NOAA’s Okeanos Explorer ship set sail from Florida on May 14 to embark on a NOAA Ocean Exploration-led demonstration to test technologies that will allow the ocean exploration community to explore deeper, farther and more comprehensively than previously possible.
The two-week expedition includes the technology demonstration of an autonomous underwater vehicle called Orpheus. Orpheus is a new class of submersible robot and will showcase a system that will help it find its way and identify interesting scientific features on the seafloor.
Designed by the Woods Hole Oceanographic Institution and developed by engineers at NASA’s Jet Propulsion Laboratory (JPL) in Southern California, Orpheus is an evolution of the vision-based navigation that has been used on Mars.
It utilizes a low-power system of cameras and lights, along with advanced software, and can work untethered almost anywhere in the ocean, including the most extreme depths. Smaller than a quad bike and weighing about 550 lb (250kg), Orpheus is designed to be nimble, easy to operate and rugged while exploring depths inaccessible to most vehicles.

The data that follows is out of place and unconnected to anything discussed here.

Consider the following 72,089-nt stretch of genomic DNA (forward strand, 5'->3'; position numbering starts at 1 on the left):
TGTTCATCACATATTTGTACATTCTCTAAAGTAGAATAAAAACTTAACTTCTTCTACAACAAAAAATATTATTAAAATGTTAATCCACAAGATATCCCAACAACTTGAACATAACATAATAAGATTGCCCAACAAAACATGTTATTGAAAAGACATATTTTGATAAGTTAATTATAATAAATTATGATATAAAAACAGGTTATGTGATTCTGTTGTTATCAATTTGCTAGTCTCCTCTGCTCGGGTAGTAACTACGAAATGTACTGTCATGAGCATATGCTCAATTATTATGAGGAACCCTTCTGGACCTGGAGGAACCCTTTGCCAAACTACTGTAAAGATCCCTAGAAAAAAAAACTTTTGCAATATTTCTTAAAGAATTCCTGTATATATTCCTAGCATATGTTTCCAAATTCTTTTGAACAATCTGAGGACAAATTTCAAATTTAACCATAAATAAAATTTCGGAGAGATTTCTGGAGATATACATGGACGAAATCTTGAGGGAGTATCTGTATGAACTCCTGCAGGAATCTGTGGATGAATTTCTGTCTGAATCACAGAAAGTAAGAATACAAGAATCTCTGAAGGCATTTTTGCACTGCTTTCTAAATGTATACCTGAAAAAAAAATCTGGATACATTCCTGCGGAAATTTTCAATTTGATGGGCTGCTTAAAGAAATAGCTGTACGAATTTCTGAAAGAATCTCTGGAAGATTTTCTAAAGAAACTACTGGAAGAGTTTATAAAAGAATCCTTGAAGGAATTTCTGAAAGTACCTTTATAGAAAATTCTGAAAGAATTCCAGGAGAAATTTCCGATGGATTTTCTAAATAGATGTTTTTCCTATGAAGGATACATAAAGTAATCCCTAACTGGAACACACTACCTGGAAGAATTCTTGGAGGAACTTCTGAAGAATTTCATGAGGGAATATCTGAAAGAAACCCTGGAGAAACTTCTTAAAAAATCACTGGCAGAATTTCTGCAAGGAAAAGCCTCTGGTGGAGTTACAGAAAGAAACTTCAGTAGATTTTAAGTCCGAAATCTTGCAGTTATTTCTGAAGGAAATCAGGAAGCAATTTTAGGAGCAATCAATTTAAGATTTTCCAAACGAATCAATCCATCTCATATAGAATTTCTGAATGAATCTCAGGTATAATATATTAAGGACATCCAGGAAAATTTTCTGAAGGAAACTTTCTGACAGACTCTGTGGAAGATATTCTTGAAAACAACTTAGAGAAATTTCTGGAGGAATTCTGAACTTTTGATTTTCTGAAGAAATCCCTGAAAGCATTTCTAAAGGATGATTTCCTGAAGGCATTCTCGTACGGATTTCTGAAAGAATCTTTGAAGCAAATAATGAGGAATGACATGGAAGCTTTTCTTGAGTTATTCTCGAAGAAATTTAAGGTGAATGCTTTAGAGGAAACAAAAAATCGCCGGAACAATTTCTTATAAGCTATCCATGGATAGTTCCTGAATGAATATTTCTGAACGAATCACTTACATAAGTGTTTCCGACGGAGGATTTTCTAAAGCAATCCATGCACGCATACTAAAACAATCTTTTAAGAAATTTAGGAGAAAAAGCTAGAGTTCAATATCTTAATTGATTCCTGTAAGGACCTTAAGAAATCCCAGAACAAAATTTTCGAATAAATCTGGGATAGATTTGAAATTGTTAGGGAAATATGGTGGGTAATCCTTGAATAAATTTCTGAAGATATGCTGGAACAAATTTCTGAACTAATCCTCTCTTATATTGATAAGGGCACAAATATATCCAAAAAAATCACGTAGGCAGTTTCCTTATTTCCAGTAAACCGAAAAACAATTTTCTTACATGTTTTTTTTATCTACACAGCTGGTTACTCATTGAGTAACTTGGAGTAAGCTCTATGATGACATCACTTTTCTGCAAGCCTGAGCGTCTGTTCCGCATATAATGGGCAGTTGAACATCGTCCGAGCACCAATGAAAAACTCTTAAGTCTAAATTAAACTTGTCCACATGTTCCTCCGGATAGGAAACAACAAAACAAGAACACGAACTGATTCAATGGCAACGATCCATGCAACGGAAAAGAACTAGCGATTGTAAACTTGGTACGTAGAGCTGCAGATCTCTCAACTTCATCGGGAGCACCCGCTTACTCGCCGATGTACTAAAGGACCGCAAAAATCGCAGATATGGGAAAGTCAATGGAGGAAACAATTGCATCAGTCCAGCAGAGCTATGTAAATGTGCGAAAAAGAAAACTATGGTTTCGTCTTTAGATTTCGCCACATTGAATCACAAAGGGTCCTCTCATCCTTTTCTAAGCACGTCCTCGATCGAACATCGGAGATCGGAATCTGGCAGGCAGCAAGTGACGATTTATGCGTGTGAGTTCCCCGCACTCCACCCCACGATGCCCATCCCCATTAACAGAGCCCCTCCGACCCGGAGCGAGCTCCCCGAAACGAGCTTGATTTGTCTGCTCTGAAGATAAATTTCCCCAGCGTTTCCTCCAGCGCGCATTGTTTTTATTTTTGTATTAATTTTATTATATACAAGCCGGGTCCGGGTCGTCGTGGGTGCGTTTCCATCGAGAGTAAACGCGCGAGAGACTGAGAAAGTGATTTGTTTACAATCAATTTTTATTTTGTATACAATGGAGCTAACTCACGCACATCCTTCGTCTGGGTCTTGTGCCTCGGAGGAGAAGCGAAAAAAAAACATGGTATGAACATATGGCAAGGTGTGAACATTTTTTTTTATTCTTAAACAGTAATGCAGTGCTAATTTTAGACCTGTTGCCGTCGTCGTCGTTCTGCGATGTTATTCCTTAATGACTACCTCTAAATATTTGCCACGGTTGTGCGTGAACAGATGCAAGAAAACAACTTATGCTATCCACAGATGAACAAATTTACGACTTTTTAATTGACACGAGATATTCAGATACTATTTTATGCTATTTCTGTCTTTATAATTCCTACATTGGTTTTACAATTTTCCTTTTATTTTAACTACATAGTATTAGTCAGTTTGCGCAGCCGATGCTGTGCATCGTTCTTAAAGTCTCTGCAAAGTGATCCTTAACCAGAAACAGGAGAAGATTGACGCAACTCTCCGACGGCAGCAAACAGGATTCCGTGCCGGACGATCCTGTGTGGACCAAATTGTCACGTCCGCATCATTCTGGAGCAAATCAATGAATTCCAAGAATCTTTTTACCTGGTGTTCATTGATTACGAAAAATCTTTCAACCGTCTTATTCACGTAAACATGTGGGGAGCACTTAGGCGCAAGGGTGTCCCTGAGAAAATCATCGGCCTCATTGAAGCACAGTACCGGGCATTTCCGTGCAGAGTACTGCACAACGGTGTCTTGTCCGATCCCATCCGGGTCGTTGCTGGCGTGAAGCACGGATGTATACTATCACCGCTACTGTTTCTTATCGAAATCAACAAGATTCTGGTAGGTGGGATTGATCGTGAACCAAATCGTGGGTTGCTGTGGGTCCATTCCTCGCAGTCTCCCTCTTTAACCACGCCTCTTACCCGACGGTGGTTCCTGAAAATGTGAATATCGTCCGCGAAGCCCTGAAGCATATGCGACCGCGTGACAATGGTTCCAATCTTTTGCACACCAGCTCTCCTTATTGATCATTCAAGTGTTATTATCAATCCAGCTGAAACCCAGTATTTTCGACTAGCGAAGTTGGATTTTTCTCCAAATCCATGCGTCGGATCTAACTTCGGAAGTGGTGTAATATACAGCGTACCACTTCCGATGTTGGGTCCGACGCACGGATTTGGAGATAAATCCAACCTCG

Ultimately, the project team hopes to see a swarm of these underwater robots work as a team to build 3D maps of the vast regions of unexplored ocean floor in the hadal zone – regions deeper than 20,000ft (6,000m).
“This tech demo will be used to gather data to demonstrate the viability of terrain-relative navigation in the ocean while showing how multiple robots will operate together in extreme environments,” said Russell Smith, robotics mechanical engineer at JPL. “These tests will put us on track to start future dives into the hadal zone and intelligently seek out exciting regions of high biological activity.”
Orpheus’s version of vision-based navigation is called visual-inertial odometry, or xVIO, and it works by using a system of advanced cameras and pattern-matching software along with instruments that can precisely measure its orientation and motion. As Orpheus travels over the seafloor, xVIO identifies features, such as rocks, shells and coral, below the vehicle. xVIO will construct 3D maps using these features as waypoints to help it navigate.
The high-resolution maps xVIO creates are stored to memory so that when Orpheus returns to the area, it will recognize the unique distribution of the features and use them as a starting point to expand its exploration. And when working with robot buddies, maps can be shared, cross-referenced and developed to quickly identify areas of scientific interest.